Tokyo, Tokyo, make me a match! Metropolis hopes AI app will spur marriages By Reuters

By Mariko Katsumura

TOKYO (Reuters) – On an overcast day in Tokyo this week, three dozen men and women strolled through a botanical garden in groups of four, making awkward conversation as they searched for clues to a mystery-solving game – and a potential partner for life.

They are participants in one of the many matchmaking events the government of Japan’s capital has been hosting for years in an attempt, so far unsuccessful, to reverse declines in marriages and births.

Having organised parties and offered dating and fashion advice, the metropolis of 14 million now hopes for a broader reach and better results by releasing an artificial intelligence (AI)-powered dating app as early as this spring.

The app will ask matrimonial hopefuls more than 100 questions, such as “What kind of person can you not stand?” and “Are you comfortable sharing your feelings?”. It will suggest matches using big data gleaned from responses from 150,000 couples.

Tokyo plans to vet users through online interviews and require a certificate proving their single status in a process that Kaori Shiratori, a 56-year-old civil servant who won the lottery to the event at the botanical garden, found reassuring.

“I’d like to try the new app,” she said, before leaving the Vernal Equinox Day function without a match. “I tried to work up the courage to talk to this one man I thought was attractive, but everyone rushed to him so I had no chance.”

A 32-year-old who asked to be identified only by his last name, Fujita, said he used to hesitate to look for a partner because he was a part-time worker. After securing a stable job at a nursing home, he is now keen to find someone to spend time with, mountain climbing and visiting temples.

“I can trust the app if it’s overseen by Tokyo because I think they would more carefully handle personal information,” he said.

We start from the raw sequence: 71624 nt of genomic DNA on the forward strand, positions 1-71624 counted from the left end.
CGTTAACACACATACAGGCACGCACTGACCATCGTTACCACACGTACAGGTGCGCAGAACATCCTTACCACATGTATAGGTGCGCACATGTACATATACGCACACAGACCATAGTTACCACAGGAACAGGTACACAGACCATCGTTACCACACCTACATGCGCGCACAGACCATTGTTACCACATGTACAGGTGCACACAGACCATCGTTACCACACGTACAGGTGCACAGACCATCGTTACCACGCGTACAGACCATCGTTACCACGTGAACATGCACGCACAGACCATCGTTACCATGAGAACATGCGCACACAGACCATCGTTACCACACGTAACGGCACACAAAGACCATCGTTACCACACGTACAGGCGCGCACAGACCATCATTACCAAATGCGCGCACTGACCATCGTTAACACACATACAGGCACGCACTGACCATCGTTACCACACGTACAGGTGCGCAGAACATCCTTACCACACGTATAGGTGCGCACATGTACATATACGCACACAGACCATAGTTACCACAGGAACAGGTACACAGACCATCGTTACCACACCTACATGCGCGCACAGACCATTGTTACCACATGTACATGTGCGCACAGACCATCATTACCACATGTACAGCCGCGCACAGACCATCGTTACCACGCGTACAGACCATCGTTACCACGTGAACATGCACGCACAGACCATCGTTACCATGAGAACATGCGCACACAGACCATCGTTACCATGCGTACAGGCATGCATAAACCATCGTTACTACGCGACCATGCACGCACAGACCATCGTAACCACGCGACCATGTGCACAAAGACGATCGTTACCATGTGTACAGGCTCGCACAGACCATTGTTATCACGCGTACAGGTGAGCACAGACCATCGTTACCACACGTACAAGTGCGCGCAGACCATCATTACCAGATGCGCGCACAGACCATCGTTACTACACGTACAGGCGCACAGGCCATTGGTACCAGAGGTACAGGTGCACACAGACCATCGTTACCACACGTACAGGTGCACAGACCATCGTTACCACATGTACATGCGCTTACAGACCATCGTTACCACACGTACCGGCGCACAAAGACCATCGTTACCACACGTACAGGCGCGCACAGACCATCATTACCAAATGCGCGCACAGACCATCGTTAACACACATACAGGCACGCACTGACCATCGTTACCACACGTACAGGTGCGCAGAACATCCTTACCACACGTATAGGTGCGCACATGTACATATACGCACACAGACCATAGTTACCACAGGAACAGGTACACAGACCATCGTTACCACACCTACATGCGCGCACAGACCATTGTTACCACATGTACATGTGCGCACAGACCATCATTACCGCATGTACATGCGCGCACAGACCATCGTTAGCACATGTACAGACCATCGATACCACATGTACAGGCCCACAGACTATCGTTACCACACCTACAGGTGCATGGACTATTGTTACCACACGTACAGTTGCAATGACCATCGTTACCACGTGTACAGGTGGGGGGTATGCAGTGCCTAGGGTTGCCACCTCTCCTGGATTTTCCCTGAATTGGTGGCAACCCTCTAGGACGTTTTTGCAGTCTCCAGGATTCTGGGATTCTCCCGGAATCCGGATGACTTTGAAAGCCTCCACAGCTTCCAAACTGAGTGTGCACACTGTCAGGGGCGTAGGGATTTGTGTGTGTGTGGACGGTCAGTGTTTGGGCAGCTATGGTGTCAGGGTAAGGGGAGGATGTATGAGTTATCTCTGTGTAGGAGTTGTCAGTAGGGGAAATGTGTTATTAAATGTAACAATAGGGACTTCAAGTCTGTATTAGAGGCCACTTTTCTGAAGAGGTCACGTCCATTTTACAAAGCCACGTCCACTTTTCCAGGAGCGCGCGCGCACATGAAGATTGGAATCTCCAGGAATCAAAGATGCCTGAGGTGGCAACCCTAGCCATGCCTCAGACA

With a population set to start shrinking from 2030, Tokyo will nearly double to 335 million yen ($2.2 million) its budget for marriage-support services in the fiscal year starting next month. The capital joins nearby governments such as in Saitama and Ibaraki prefectures in offering matchmaking app services.

Prime Minister Fumio Kishida’s government has also identified Japan’s sagging birthrate – the national population has been falling since its 2008 peak – as a top problem requiring action this decade.

Nearly one-third of Tokyo men in their 50s have never been married, while data gathered by Recruit Holdings shows 46% of men and 30% of women in their 20s in Japan have never dated.

“We’re trying to create an easy entry point for those wanting to marry but who don’t know where to go or are afraid to start,” said Tokyo government official Asako Suyama, who leads the city’s marriage-support services.

The new app, which will be available for those residing, working or studying in Tokyo, will also require proof of income.

($1 = 151.5700 yen)

(This story has been refiled to remove an extraneous word from paragraph 3)



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